I haven’t discussed cryptocurrency on this blog before, because, while it’s an important topic, it’s something that I couldn’t wholeheartedly endorse. My caution against promoting crypto as an investment vehicle wasn’t misguided: I’d seen enough money scandals to know that banging the drum for anything financial is always done carefully.

Then FTX and Alameda Research collapsed. And at that point, I knew that more discussions around the risks of crypto were worth having.

If you’re unfamiliar with FTX and Alameda and the founder/CEO of both companies, Sam Bankman-Fried, don’t worry. I’ll give you the abbreviated version of what’s happening. FTX was a billion-dollar cryptocurrency trading company that went bankrupt in November 2022. Alameda Research has been accused of market manipulation, profiting from the GameStop stock trading frenzy, and contributing to the volatility and lack of regulation in the cryptocurrency market. Bankman-Fried is charged with eight counts of fraud and will go to trial in October 2023.

The investigations into Alameda started in early 2021, when the Commodity Futures Trading Commission (CFTC) probed into whether the company was involved in manipulative trading practices on the derivatives market. Specifically, the CFTC is investigating whether the firm used wash trading, a form of market manipulation where an individual or group trades with themselves to create the illusion of market activity, to artificially inflate the value of certain cryptocurrencies.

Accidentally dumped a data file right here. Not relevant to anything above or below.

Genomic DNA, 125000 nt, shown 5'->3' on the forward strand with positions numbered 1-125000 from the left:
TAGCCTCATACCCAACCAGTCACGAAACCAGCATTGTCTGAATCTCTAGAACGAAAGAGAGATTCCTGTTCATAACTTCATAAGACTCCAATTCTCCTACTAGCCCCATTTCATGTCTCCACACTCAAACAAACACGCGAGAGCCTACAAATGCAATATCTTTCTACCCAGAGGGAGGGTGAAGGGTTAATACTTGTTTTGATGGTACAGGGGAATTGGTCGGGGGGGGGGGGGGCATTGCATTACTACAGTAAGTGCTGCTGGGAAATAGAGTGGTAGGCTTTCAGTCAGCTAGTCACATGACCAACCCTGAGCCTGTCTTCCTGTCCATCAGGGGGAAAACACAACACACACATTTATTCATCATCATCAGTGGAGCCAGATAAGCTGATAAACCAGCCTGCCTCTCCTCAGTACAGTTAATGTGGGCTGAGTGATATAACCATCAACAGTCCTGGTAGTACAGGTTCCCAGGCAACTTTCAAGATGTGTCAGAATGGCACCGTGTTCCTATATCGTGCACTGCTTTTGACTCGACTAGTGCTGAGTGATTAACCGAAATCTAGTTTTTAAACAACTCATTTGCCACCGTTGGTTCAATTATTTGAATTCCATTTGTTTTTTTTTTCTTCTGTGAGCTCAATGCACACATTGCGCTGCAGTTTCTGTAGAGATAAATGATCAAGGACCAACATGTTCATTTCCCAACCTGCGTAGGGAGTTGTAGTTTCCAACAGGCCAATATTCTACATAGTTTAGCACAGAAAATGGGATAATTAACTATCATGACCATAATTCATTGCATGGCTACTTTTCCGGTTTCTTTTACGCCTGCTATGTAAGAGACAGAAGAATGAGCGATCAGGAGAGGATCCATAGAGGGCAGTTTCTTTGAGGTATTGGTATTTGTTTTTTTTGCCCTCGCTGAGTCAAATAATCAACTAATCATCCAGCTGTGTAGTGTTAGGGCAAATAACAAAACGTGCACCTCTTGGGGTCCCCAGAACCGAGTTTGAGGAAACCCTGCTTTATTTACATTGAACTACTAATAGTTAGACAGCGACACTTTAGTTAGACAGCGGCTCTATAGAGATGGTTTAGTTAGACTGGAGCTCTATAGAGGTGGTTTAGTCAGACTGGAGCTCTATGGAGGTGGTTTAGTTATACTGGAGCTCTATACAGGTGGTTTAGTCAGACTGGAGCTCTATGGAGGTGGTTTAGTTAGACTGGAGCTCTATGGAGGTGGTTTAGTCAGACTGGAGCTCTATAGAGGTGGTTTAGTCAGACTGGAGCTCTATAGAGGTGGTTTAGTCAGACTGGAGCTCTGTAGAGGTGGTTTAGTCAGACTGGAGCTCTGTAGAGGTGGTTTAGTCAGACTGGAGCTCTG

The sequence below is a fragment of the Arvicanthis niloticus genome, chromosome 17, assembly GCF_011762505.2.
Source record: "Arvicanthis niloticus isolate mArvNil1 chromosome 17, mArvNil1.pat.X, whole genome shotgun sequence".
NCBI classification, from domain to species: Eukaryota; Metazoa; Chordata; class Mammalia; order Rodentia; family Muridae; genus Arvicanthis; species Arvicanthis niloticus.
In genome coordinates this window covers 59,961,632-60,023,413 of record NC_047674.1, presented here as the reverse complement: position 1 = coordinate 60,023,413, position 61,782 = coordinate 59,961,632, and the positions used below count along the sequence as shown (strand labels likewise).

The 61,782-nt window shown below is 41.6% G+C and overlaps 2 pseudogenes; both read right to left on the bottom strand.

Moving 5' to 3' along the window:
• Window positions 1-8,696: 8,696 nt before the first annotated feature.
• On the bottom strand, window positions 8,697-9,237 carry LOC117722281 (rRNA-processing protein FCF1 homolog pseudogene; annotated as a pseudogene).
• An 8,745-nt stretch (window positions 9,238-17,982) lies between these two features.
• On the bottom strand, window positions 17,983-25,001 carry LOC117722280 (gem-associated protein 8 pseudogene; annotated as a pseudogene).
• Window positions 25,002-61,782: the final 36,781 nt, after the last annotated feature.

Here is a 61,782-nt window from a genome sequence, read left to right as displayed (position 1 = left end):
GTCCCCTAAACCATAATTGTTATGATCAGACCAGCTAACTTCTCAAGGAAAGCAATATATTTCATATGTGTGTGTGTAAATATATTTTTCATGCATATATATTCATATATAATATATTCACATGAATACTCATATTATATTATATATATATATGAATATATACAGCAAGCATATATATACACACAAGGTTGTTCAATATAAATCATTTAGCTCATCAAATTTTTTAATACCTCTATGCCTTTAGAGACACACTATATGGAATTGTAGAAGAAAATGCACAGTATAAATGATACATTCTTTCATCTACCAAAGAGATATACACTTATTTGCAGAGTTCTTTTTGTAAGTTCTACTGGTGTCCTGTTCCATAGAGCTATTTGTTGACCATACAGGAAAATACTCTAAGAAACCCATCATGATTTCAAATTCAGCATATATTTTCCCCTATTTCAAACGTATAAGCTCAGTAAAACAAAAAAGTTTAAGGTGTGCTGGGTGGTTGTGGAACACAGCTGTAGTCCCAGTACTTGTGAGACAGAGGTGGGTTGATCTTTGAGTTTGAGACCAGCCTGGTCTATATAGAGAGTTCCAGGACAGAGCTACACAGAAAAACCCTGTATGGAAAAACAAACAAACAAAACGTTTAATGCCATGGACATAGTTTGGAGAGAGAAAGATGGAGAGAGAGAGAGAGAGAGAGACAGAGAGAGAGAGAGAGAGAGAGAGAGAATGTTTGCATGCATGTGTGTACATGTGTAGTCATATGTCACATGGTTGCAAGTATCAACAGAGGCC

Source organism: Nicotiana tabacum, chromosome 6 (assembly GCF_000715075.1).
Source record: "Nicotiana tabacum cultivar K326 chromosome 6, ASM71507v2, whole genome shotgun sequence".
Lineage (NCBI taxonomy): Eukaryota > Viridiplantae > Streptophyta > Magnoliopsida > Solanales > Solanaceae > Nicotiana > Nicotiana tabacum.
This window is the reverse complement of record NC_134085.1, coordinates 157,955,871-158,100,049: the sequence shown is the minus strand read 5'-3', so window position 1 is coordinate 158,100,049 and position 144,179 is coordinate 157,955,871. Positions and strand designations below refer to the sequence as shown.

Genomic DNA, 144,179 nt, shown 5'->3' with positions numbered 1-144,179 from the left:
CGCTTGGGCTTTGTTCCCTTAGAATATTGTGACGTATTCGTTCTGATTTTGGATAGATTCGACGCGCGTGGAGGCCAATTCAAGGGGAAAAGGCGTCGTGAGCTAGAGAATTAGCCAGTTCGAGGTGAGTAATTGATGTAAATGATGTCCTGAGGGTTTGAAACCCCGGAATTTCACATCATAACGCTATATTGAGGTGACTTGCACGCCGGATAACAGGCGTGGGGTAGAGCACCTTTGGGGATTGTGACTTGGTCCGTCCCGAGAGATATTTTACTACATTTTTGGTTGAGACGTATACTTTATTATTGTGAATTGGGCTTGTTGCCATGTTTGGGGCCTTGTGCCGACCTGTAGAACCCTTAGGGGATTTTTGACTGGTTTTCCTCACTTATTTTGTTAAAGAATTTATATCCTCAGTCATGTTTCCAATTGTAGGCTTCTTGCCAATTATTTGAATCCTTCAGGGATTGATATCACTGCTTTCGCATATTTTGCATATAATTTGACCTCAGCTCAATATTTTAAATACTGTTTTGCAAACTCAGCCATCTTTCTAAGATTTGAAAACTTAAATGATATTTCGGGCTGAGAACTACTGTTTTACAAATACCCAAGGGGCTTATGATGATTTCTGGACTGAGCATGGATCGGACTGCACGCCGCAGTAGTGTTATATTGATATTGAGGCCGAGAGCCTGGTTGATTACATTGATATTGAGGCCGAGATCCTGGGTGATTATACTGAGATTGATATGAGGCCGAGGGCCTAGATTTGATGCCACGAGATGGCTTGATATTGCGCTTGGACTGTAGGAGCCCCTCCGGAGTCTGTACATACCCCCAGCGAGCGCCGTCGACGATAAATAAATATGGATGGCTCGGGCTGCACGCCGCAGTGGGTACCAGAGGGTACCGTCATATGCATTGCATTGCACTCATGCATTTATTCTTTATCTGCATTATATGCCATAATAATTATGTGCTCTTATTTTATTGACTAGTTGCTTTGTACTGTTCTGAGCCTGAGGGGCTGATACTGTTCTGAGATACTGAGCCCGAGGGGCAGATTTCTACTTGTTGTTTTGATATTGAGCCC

FTX’s affairs are so bad that the company’s current CEO, John J. Ray III, commented what he observed as regards the state of internal accountability. He stated that he, “had never seen ‘such an utter failure of corporate controls at every level of an organization.’ ” This is coming from a man that was the CEO of Enron after it collapsed in the early 2000s.

Currently, $700 million in assets have been seized from Bankman-Fried, and I anticipate there will be more revelations in the months to come. That being said, I think it’s time to finally talk about crypto and Sam (though, this could be applied broadly to many other founders and CEOs within the crypto world).

The cryptocurrency market is still a relatively new and developing industry, and there is a lack of oversight and protection for investors. Lack of oversight and protection means that there is no recourse when things take unexpected turns: if there is an unlawful loss, there is no one coming to help you. Unless you truly have money to “lose” (and some people do!), crypto is not a sound investment. Between the high volatility, lack of regulation, uncertain long-term value, and lack of real-world utility it is, at best, a high-risk investment. If you’re interested in investing, you may want to consider alternative investments that have a lower risk and greater potential for returns. It’s always important to do your own research and invest only what you can afford to lose. This market is vulnerable to manipulation and fraud, making it far too unsafe for primary investment purposes.